Simply brilliant. Peter Jackson and his team of real-life wizards continue to work cinematic magic in The Desolation of Smaug, which picks up from the end of An Unexpected Journey and hurtles forwards at a blistering pace. Bilbo (Martin Freeman), Thorin (Richard Armitage) and the company of dwarves now have the Lonely Mountain in sight – and the dream of reclaiming Erebor from the fire-drake Smaug seems closer than ever.
Meanwhile, wizard Gandalf (Ian McKellen) has more pressing issues to attend to. He leaves the quest at the edge of Mirkwood in order to investigate the mysterious Necromancer who resides in the ruined fortress of Dol Guldur. It’s a storyline only hinted at in Tolkien’s novel, but here it’s been expanded upon intelligently and respectfully. The filmmakers clearly cherish the material but are adapting it alongside additional appendices in order to build a rich tapestry of Middle-earth that ties into the mythology established in Jackson’s The Lord of the Rings trilogy.
As always, the production design is breathtaking. The amount of detail on screen is more than impressive at the worst of times. The effects, costuming, sets… all of it is as strong as you remember (all of The Hobbit movies were filmed simultaneously) – so I’ll not waste my breath going over the obvious. Where The Desolation of Smaug truly separates itself from what’s come before is in its fast pace and delirious action, with key setpieces being drawn from the best parts of the novel.
There’s a genuinely creepy segment involving gigantic arachnids, a rollercoaster race down a river in barrels and, of course, the jaw-dropping confrontation with Smaug the Magnificent himself – and that’s only to name a few! The ‘Barrels Out of Bond’ setpiece was a personal favourite of Jackson’s, and it’s easy to see why as it birthed some of the most raucous laughter of any audience I’ve been in this year!
But how about that dragon! Smaug is, without question, the greatest winged beastie ever realised in film. Intelligent, cunning and deeply villainous, Smaug is the Hannibal Lecter of dragons and ousts the majority of fantasy baddies by being overwhelmingly stupendous. Benedict Cumberbatch infuses the character with a wicked snark and personality, but special mention must also surely go the special effect gurus at Weta. And let’s not forget the flying furnace’s exotic and tense musical theme created by Howard Shore! Just terrific!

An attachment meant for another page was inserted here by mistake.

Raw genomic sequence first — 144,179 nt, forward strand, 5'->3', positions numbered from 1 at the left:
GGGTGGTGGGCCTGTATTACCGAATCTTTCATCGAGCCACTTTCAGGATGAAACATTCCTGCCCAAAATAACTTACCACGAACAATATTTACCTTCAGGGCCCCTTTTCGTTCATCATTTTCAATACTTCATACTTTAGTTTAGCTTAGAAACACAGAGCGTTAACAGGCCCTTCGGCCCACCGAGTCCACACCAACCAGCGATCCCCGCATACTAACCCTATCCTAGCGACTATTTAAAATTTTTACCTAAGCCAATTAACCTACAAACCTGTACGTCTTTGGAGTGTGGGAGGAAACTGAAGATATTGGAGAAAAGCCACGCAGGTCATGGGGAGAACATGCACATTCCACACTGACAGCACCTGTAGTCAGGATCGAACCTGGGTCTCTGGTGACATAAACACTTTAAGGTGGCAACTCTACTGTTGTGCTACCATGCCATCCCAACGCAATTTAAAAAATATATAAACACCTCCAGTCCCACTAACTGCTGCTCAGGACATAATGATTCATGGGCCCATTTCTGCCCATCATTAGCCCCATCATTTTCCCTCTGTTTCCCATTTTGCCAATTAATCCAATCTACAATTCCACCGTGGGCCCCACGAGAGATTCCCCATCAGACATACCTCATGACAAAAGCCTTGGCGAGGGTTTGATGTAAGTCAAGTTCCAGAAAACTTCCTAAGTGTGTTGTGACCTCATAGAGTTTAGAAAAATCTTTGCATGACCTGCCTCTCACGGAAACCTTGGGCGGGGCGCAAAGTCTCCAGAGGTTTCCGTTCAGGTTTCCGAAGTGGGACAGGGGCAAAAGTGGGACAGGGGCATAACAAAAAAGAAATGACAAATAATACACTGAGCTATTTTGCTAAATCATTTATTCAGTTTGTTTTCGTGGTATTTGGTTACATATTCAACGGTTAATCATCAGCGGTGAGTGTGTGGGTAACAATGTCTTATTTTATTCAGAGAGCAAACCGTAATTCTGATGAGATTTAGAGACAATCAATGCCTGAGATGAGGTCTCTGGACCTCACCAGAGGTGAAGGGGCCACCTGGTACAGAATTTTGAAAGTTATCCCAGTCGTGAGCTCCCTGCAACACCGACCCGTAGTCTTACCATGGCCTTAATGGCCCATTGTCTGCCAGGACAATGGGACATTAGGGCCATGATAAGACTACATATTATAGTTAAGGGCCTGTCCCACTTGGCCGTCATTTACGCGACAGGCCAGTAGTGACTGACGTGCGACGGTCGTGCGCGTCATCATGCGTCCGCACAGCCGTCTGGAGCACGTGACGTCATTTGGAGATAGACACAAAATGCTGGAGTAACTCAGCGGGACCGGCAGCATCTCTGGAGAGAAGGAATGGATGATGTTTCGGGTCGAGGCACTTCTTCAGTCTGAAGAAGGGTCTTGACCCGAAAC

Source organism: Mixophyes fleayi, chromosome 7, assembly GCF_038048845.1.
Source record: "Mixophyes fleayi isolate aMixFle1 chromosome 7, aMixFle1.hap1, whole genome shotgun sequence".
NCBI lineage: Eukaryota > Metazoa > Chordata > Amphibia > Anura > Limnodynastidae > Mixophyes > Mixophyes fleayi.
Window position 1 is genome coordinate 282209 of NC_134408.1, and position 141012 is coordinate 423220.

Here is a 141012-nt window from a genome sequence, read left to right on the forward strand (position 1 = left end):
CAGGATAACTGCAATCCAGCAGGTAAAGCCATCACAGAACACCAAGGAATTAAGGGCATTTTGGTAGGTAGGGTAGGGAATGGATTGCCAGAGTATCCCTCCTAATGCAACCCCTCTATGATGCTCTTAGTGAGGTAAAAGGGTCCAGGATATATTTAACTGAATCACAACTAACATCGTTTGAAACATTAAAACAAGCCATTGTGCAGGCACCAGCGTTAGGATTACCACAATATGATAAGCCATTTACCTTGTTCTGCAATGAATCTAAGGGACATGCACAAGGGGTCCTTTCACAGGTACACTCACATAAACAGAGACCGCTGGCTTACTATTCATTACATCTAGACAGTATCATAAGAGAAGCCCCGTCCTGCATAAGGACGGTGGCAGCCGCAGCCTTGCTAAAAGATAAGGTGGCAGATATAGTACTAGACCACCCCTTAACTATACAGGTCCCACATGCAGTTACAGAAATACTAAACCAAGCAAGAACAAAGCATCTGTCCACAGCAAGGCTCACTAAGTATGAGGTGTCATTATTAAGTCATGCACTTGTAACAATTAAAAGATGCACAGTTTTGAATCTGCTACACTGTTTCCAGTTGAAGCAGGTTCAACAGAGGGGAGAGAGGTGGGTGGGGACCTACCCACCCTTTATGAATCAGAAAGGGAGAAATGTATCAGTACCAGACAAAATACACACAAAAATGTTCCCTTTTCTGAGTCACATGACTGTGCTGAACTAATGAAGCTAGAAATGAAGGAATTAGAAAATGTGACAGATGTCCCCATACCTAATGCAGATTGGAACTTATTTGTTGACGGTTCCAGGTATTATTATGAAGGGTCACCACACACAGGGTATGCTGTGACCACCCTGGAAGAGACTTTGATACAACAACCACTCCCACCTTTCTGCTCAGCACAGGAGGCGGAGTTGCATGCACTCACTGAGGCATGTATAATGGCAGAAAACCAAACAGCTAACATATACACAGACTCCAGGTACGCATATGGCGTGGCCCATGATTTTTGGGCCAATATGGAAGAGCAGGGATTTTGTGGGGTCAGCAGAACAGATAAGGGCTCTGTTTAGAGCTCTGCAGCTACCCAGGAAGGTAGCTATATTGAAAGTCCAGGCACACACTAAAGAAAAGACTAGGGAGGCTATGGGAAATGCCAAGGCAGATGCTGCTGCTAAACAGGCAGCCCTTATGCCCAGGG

What’s the downside then? Well, character development gives way to action beats for starters. Bilbo becomes merely one of an ensemble joined by players such as Thranduil (Lee Pace) and Bard (Luke Evans) as well as returning favourites like Legolas (Orlando Bloom). I didn’t mind this however, as we got many of those slower moments in An Unexpected Journey – now’s the time for payoff! No doubt purists will despise the new and sometimes radical changes. Invented character Tauriel (Evangeline Lilly) foremost comes to mind, but in this testosterone-driven story I soon appreciated her creation.
The biggest outcry is sure to be the ending, which doesn’t end so much as it stops during the climax. It’s a cliffhanger – a HUGE cliffhanger – that will have at least a few people moaning in most screenings (think Halo 2’s ‘Finishing this fight!’ or Dead Man’s Chest’s final bite of the apple). Naturally, all these things meant I loved it! It’s refreshing to have a film like The Desolation of Smaug which, by being the middle child in an ongoing story, isn’t bound to the typical narrative path of most movies. While it still ends exactly where I expected it to end, it’s nonetheless a ballsy finale that’ll keep you counting down the days until There and Back Again lands next year.
A stunning achievement in epic fantasy filmmaking that simply shouldn’t be missed!